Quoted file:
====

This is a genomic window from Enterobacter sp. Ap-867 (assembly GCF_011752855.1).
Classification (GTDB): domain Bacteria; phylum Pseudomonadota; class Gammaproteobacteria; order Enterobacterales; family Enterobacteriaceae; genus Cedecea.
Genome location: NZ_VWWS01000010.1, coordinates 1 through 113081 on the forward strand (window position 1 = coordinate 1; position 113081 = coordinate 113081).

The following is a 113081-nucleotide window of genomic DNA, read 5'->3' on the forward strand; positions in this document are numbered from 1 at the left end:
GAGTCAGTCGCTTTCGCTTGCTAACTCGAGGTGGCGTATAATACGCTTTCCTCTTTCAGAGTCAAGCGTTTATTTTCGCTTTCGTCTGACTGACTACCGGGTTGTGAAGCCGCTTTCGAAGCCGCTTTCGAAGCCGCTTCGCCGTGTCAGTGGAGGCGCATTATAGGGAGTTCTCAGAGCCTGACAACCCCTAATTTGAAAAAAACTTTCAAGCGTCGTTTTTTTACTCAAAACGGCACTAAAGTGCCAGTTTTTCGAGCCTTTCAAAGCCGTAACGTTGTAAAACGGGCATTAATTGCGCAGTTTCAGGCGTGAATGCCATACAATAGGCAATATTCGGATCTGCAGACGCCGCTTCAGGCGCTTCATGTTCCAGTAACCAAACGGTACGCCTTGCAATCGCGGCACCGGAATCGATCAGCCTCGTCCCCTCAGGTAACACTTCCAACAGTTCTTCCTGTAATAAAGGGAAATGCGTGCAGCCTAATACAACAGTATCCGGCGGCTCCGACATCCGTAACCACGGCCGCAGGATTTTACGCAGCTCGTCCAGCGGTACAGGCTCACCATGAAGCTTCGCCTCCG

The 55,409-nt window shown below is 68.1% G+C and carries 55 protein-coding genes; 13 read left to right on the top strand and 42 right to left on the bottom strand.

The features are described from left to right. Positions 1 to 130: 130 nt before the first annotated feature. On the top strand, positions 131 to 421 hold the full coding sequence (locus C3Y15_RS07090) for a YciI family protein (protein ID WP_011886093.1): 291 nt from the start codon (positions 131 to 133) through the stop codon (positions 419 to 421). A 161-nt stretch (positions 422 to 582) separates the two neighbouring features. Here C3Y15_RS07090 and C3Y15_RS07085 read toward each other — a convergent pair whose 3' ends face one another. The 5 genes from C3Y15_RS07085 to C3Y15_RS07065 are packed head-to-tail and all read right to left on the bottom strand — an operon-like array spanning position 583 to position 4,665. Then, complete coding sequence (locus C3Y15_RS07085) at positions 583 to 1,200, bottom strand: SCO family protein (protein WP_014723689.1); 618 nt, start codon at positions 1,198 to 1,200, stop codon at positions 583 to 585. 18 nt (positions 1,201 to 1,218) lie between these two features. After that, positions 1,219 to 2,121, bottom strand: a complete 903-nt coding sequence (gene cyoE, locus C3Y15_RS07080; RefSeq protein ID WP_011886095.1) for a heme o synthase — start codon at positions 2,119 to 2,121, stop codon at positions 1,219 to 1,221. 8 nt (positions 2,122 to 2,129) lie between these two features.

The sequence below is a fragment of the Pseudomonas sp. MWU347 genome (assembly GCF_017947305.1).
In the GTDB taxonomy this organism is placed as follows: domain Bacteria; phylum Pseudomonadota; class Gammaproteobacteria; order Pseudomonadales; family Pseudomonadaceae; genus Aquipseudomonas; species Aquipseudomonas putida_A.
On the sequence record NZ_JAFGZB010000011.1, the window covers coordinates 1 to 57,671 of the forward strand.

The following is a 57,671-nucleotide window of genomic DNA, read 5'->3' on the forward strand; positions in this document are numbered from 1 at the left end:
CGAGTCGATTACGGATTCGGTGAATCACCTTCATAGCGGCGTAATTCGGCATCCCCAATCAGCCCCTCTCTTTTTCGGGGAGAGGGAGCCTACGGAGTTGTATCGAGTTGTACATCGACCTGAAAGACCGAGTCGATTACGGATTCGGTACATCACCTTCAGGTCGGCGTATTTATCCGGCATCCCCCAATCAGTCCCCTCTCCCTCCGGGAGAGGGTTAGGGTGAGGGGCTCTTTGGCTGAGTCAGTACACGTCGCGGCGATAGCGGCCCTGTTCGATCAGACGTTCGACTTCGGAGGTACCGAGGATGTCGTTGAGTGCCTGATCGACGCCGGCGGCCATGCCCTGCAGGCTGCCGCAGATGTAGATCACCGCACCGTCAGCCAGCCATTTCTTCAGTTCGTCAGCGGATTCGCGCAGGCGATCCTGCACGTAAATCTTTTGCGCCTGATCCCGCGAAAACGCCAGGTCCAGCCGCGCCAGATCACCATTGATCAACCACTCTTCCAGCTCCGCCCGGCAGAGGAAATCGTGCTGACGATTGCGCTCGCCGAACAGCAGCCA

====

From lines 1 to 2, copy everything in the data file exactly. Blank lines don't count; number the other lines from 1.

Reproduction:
This is a genomic window from Enterobacter sp. Ap-867 (assembly GCF_011752855.1).
Classification (GTDB): domain Bacteria; phylum Pseudomonadota; class Gammaproteobacteria; order Enterobacterales; family Enterobacteriaceae; genus Cedecea.